woensdag 3 juni 2015

The Magic Whip. Blur

Oasis vs. Blur? There never was a match as far as I was concerned. I just didn't like the latter, tried though I may, there seldom was a match. Something changed with one of the solo albums of Graham Coxon. A whole album of 'Coffee & TV', one of my favourite Blur songs, was alright, I thought. When the band called it quits, I didn't care at all. It was the same with Oasis to level things. The band hadn't produced a totally good album since 1995. So now it's 2015 and Blur comes with a new album. Let's give it a few spins with the fresh ears I have where Blur is concerned.

And I have to admit that the first spin surprised me quite a bit. Let's leave it at that until I've listened a bit more.

This positive mood remained in place, so far, I can add. I can live with Damon Albarn's voice on this album and with the music presented on The Magic Whip. Blur presents a very mature sound and a melancholy mood that somehow belies the enthusiasm the interviews around the release of The Magic Whip present. There doesn't seem to be a real joy in playing together again. The overall mode is far to subdued for that. The joy is in something else, the level of competency Blur reaches in the interction between the four.

The story behind this album is as weird as the cover is beautiful in a Chinese sort of way. A cancelled Japan gig left the band stranded in Hong Kong, after which a studio was booked and the band worked on new songs that were finished by Graham Coxon at home in England. O.k., why not just tell that you've worked together on new songs? It doesn't really matter, does it? The first album in circa 15 years of a foursome Blur was presented to the world.

'I Broadcast' is one of the more exuberant songs on The Magic Whip. A song that reminds me most of what went on in the 90s with Blur. A lot of the other songs remind me more of David Bowie on his last album and some of his later ballads. However that is only one part of the story. Songs may be laidback, there are several distinctive features that make them stand out. On 'My Terracotta Heart' it is the almost irritating percussion going on in the back and stands out as it is so far away from my expectations. This ballad with a totally weird percussion. The same goes for more songs. Coxon had his way with them and was able to come up with original thoughts for normal songs. Exactly what sets them apart.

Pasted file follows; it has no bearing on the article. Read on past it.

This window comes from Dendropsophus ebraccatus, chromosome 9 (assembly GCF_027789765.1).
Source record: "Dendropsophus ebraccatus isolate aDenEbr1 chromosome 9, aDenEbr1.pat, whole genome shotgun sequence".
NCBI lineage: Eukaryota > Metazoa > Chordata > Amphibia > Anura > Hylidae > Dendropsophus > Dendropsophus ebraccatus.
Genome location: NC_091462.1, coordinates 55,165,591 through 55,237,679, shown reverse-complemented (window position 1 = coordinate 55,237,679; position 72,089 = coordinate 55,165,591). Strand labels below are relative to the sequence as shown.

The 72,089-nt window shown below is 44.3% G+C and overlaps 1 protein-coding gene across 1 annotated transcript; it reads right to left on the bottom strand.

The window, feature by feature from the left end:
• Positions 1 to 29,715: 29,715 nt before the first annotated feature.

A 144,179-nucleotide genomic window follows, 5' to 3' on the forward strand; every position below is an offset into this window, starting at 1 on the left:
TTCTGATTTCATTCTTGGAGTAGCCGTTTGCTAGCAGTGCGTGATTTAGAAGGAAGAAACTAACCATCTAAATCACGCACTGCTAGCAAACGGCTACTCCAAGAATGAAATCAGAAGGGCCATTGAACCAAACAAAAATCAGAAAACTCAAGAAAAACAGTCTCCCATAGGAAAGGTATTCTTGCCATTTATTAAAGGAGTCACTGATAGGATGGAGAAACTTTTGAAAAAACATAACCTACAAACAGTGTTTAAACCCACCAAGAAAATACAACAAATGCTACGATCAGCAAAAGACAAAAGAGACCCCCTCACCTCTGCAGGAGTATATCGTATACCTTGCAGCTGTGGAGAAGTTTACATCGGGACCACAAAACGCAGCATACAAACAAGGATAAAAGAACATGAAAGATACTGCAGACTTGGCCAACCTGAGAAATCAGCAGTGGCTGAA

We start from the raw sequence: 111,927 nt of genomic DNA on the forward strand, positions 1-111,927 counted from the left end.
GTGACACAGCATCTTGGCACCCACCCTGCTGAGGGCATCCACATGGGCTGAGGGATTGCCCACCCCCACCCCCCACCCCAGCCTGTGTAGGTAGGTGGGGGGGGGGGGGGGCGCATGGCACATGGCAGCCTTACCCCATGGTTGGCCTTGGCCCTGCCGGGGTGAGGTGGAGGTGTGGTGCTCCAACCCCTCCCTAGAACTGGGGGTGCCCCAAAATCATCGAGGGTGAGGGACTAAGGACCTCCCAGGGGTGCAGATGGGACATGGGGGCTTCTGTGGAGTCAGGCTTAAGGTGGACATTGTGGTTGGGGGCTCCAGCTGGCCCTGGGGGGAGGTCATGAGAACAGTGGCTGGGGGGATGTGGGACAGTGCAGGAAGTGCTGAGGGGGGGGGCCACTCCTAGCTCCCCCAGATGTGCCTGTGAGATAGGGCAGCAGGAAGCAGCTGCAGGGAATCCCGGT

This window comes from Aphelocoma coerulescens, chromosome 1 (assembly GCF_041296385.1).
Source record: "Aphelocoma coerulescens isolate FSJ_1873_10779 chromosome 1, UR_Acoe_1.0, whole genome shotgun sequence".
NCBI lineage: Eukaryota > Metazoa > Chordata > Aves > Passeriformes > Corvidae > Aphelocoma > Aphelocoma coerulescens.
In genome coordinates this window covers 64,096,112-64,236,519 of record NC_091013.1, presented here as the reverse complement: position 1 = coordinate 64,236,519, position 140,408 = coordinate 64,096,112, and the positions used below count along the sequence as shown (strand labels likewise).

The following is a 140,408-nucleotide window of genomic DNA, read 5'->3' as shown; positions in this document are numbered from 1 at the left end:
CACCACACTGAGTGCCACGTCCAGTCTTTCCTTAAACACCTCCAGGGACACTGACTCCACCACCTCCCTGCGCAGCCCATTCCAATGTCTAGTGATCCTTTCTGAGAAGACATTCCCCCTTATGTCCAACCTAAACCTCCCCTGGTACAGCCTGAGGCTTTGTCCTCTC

'There Are Too Many of Us' starts with a marching rhythm and slowly fleshes out to so much more. Not unlike the only Sioen song I truly like, 'Ease Your Mind'. Patterns slowly change, instruments added, the rhythm slightly altered. Slowly 'There Are Too Many of Us' changes into a song of modest epic proportions. 'Ghost Ship' is a laidback song, with U.S. influences. Some J.J. Cale, but also late The Doobie Brothers, that relaxed sort of disco/funk. 'Ghost Ship' is just so well done, that I can listen to it again and again.

That Blur is no longer the total leader of the world in the U.K. We can hear that in 'Pyongyang'. Blur definitely does an Elbow here. And gets away quite nicely with it to. An interesting ballad kind of song. By then it has become quite clear that 'The Magic Whip' has not got a lot to do with Britpop. Blur has moved beyond the 90s and proves that the individual members have no need to return to the days of old. The fans of old may, and are served with opening song 'Lonesome Street', but the nostalgia of and for the old hits are performed a couple of time a year here or there. Blur has moved on and I'm not complaining.

In short I truly like The Magic Whip. Later in the year we'll see if the album tops Noel Gallagher's latest solo outing (read all about that here: http://wonomagazine.blogspot.nl/2015/04/chasing-yesterday-noel-galleghers-high.html). For now I acknowledge that Blur has come up with one of the more original and surprising, albums of 2015 and that did come as a nice surprise.


You can listen to 'There Are Too Many of Us' here:


or buy at Bol.com:

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